Not so long ago, it was hard to find anyone who thought regulating Silicon Valley was even possible, let alone a good idea. Deference to the technology industry was such that companies were sometimes even applauded for baldly violating existing regulations. Think of the early days of Uber, whose “innovative” business model relied on running over transportation regulations and dealing with fines and lawsuits later.
Latest in Communications Decency Act
On Lawfare's feed at Foreign Policy, I wrote about how the progress of the "Stop Enabling Sex Traffickers Act of 2017" may signal the beginning of the end of technology companies' protection from liability for user content. The piece begins:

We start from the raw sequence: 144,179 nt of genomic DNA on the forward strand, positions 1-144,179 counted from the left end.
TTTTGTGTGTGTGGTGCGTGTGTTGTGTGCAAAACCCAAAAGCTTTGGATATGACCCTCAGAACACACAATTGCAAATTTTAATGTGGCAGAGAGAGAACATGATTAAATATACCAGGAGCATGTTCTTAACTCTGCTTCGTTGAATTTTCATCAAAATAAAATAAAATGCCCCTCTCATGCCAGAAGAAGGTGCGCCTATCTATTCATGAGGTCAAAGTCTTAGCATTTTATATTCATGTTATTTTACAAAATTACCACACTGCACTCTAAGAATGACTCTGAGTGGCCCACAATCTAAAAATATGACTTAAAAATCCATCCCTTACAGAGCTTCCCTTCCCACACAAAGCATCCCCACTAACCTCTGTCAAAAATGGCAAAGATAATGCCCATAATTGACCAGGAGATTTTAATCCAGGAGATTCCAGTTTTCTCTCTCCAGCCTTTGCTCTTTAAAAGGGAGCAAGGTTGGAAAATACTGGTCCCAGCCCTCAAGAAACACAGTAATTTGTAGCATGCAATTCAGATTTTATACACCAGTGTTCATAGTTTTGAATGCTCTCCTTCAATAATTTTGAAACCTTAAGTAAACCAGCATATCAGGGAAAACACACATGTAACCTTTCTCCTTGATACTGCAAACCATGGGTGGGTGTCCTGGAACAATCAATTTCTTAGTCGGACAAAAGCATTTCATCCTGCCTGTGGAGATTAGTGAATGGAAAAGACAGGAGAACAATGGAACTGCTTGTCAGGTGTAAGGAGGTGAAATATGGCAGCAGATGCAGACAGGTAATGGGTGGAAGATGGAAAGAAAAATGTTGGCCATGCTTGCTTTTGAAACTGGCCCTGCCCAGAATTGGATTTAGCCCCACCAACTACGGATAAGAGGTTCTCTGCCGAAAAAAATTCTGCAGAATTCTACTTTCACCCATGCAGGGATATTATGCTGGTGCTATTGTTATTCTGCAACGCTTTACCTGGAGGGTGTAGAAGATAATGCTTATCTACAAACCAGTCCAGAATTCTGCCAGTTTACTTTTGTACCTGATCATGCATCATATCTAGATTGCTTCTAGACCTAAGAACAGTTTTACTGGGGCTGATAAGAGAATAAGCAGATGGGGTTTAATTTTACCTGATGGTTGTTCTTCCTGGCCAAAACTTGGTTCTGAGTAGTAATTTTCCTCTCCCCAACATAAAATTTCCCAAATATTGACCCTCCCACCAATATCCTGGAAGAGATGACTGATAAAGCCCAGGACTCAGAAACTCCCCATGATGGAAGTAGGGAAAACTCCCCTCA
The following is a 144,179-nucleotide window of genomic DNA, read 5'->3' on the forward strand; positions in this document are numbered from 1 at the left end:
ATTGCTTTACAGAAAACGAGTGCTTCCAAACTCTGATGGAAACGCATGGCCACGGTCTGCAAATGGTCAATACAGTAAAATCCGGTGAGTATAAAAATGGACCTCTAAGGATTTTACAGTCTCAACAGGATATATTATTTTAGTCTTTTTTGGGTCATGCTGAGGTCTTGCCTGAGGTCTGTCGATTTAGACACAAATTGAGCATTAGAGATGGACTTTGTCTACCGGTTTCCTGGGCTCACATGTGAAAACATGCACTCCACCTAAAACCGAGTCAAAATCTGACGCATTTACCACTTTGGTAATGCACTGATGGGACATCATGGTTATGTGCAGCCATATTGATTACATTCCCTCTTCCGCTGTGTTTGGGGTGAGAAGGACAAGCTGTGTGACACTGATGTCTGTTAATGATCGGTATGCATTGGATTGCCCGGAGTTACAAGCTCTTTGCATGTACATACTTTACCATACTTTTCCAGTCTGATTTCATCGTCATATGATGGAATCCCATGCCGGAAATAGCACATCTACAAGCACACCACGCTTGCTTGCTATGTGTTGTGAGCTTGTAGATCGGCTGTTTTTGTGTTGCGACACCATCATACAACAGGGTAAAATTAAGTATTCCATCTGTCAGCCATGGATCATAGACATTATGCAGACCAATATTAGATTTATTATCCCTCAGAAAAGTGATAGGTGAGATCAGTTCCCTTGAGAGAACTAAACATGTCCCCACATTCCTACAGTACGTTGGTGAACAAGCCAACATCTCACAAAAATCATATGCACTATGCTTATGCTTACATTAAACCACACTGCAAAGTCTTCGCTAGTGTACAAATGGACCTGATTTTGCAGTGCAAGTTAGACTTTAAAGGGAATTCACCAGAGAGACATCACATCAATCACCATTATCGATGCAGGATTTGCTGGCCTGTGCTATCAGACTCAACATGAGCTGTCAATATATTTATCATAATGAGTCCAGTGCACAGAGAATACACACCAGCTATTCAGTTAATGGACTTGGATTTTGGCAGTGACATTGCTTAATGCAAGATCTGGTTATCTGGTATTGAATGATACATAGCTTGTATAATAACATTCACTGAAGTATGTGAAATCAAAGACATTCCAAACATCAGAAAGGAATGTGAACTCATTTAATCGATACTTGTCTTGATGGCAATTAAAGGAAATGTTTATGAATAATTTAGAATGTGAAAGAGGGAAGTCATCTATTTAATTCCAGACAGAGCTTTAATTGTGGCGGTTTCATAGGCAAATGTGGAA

In an interesting examination of the role of social media platforms and terrorism, the U.S. District Court for the Eastern District of New York dismissed two related complaints against Facebook on Thursday, May 18.
Today, the U.S. District Court for the Eastern District of New York dismissed two lawsuits seeking to hold Facebook liable for the use of its platform to coordinate and encourage violent attacks by users linked to Hamas in 2015, holding that Facebook was protected from liability under Section 230 of the Communications Decency Act. The opinion grants Facebook's motion to dismiss in two cases, Cohen v. Facebook and Force v.